Putting Some Muscle Behind Spinal Stenosis Surgery

Aug. 9, 2017

ColumbiaSpine_Ogden_headshot_2One of the most frustrating things to live with is chronic back pain. Besides the discomfort, it can be challenging to diagnose and treat. And even with treatment, it can be a tricky process to recover full function.

One of the difficulties in dealing with back pain is that the back is made up of numerous structures, any of which might be contributing to the discomfort. Often the source of the problem lies in or around the spine, or backbone, which runs up and down the center of the back. The spine is made of a column of bones called vertebrae.

Each vertebra has a hole in the center. Through this central space run the spinal cord and nerve roots, which carries nerve signals to and from the brain. Nerves exit the spinal cord between the vertebrae, carrying information to and from the body.

However, bones and nerves aren’t the only players where the spine is concerned. Contributing to the function of the spine, as well as to any problems it may have, are muscles, ligaments, discs and joints. These supporting structures need to be intact and functioning well for a healthy back.

The roles of the structures in and near the spine are appreciated by doctors who treat back pain. One such doctor is Columbia University Medical Center/NewYork-Presbyterian Hospital neurosurgeon Dr. Alfred T. Ogden.

As the director of Columbia’s program in minimally invasive spine surgery, Dr. Ogden is a nationally recognized leader in the treatment of spinal disorders. He recently lent his expertise to an article in the journal Clinical Spine Surgery.

The article deals with a particular type of back problem known as lumbar spinal stenosis. In this condition, the central spaces in the middle of the vertebrae in the lower spine are narrowed. This can happen for several reasons, although it most commonly happens in older people due to degenerative arthritis.

The narrowing of the central space can put pressure on the spinal nerve roots. It can also affect the nerves exiting the spinal column and running to the body.

When the nerves are affected, there can be many symptoms, including muscle pain, weakness and numbness. Sometimes the nerves running to the bladder and bowel are affected, leading to difficulties with control.

How is this debilitating condition treated? Nonoperative treatments are tried first: medications to relieve pain and inflammation, physical therapy and weight control are all commonly used options.

When nonoperative treatments aren’t solving the problems brought on by the stenosis, surgery may provide relief. The surgery, known generally as laminectomy, involves removing a piece of bone from a vertebra. This relieves symptoms by easing pressure on the nerves running through, into and out of the spine.

Different types of laminectomy are performed for this condition, and the article by Dr. Ogden and his colleagues* focuses on comparing them.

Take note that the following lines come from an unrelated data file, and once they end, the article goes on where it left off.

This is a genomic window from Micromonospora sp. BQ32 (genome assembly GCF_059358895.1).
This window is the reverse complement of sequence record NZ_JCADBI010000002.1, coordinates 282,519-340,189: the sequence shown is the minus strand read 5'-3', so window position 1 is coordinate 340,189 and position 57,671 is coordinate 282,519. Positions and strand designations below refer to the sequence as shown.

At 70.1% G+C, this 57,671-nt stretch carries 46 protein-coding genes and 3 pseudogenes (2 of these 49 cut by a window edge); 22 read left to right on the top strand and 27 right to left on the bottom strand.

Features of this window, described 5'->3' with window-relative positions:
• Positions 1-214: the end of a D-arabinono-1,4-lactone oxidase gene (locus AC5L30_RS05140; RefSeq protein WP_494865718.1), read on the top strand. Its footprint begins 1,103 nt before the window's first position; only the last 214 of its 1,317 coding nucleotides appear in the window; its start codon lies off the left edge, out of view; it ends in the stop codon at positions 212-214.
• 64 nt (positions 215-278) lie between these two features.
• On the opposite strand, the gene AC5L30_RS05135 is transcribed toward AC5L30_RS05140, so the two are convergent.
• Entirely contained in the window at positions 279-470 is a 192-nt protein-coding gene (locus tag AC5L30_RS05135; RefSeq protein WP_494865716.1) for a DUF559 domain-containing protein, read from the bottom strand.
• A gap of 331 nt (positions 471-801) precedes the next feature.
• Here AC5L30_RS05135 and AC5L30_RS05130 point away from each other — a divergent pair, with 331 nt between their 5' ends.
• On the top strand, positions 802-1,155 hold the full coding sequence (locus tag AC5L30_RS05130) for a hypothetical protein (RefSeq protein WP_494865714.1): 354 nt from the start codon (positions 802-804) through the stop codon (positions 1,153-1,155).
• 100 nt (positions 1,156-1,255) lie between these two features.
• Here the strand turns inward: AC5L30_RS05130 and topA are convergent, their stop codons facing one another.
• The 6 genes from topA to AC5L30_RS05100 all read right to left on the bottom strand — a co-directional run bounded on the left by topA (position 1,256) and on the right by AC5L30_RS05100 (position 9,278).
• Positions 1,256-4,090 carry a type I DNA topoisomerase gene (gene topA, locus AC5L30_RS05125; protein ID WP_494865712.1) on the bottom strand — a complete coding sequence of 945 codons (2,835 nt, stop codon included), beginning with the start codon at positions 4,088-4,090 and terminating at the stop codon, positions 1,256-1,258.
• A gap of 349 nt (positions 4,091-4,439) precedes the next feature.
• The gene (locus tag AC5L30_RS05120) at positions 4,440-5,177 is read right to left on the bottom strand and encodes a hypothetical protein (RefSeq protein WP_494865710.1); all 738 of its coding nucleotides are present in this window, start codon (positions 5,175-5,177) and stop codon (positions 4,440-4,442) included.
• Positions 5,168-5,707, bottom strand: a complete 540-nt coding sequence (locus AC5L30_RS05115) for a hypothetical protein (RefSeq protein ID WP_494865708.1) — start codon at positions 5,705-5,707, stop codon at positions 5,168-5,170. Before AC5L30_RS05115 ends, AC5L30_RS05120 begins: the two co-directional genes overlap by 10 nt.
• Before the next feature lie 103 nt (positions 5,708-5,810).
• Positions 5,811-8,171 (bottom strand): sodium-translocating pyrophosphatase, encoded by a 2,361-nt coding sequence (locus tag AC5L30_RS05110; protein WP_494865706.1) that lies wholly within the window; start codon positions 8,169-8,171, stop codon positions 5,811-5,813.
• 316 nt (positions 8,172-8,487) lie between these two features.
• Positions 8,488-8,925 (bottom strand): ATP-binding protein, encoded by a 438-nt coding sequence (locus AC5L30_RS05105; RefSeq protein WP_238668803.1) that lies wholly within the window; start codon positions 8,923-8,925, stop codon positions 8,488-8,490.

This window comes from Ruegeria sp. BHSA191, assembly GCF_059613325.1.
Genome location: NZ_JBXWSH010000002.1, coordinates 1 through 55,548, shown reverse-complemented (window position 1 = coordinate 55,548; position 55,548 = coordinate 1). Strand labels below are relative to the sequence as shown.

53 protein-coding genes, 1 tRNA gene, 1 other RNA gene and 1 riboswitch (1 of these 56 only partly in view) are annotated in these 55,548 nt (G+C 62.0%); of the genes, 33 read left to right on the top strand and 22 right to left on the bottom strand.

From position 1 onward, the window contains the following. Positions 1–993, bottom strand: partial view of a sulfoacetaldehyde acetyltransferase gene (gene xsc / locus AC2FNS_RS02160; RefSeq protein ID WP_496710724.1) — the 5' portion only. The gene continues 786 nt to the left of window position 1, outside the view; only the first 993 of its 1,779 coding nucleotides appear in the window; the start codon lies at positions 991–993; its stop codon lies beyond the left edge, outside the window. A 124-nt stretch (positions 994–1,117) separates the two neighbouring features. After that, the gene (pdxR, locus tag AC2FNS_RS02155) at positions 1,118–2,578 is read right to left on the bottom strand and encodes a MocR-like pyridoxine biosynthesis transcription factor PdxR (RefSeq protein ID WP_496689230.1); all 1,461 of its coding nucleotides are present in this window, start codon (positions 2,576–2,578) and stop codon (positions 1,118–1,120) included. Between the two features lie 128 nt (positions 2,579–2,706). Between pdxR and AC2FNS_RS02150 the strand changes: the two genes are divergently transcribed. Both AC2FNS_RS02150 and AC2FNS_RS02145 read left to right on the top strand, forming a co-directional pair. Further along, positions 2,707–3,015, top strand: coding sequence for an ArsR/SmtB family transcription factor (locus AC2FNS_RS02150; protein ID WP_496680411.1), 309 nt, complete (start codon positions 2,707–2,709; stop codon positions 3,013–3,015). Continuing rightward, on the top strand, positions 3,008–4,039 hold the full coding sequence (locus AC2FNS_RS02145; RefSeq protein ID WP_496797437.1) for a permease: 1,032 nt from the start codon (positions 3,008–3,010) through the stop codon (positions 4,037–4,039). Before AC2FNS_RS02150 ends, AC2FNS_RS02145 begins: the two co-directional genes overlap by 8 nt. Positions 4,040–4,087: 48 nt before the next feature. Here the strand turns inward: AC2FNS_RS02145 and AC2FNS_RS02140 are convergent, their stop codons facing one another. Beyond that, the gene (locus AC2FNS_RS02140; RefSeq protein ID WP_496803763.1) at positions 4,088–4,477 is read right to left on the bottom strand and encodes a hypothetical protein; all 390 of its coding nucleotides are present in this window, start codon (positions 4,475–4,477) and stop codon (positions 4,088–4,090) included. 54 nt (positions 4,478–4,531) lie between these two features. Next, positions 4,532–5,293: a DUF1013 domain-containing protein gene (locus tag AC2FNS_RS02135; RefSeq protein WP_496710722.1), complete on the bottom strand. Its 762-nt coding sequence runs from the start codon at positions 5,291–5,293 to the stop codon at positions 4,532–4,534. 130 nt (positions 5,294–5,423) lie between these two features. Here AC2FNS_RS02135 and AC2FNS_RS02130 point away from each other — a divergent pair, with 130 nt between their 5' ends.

Traditionally, spinal surgeons would perform a procedure known as “open lumbar decompression.” In this procedure, the surgeon would first need to move out of the way the muscles, known as paraspinal muscles, that cover the bones of the spine. The surgeon would then be able to access the vertebrae.

In order to have full access to the spine, sometimes a piece of muscle would have to be removed permanently. Unfortunately, this can sometimes affect the nerves and blood vessels around the muscles, leading to atrophy, or loss of muscle. This can cause weakness and pain in the back.

An alternative option to open lumbar decompression is minimally-invasive decompression of stenosis, or MDS. This newer procedure involves using a smaller incision. Small tubes are then used to create a slight separation of the muscles. Once this has been achieved, the surgeon uses a tube with a microscope or camera known as an endoscope to visualize and remove a small piece of bone and ligament.

The authors compared open lumbar decompression and MEDS by using magnetic resonance imaging (MRI) to measure the amount of muscle in the problem area before surgery. They measured again between six and 30 months after surgery.

When they looked at the patients who underwent open decompression, the researchers discovered muscle loss averaging 5.5 percent after surgery. In the MEDS patients, however, muscle mass actually increased 9.9 percent.

The study by Dr. Ogden and his colleagues indicates that when it comes to spinal stenosis, less invasive surgery can mean less post-operative loss of muscle. And more muscle means better function and less pain.

Learn more about Dr. Ogden on his bio page here.

*Full list of authors: Lacey E. Bresnahan, Ph.D., Justin S. Smith, M.D., Ph.D., Alfred T. Ogden, M.D., Ph.D., Steven Quinn, B.A., M.D., George R. Cybulski, M.D., Narina Simonian, B.S., Raghu N. Natarajan, Ph.D., Richard D. Fessler, B.A., Ph.D., Richard G. Fessler, M.D., Ph.D.

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